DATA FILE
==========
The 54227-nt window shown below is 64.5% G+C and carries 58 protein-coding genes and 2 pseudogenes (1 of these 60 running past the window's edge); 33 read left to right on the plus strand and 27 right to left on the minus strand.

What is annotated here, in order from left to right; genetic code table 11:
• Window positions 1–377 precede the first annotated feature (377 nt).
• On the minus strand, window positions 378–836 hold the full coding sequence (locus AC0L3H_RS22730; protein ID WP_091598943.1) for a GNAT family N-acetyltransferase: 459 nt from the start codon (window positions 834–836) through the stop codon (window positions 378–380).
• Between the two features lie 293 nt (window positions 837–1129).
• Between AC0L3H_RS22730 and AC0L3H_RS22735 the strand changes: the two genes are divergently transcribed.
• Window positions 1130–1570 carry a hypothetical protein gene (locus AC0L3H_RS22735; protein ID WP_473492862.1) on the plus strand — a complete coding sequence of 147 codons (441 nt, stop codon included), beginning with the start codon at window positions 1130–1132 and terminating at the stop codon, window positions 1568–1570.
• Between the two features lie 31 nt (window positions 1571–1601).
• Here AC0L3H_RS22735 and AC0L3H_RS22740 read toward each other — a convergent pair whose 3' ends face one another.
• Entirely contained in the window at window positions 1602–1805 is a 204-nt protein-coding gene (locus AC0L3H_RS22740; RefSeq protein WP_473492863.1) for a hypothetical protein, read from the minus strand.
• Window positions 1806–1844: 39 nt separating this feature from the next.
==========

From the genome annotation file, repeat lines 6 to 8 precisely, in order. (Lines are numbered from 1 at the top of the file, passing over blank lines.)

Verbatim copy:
• Between AC0L3H_RS22730 and AC0L3H_RS22735 the strand changes: the two genes are divergently transcribed.
• Window positions 1130–1570 carry a hypothetical protein gene (locus AC0L3H_RS22735; protein ID WP_473492862.1) on the plus strand — a complete coding sequence of 147 codons (441 nt, stop codon included), beginning with the start codon at window positions 1130–1132 and terminating at the stop codon, window positions 1568–1570.
• Between the two features lie 31 nt (window positions 1571–1601).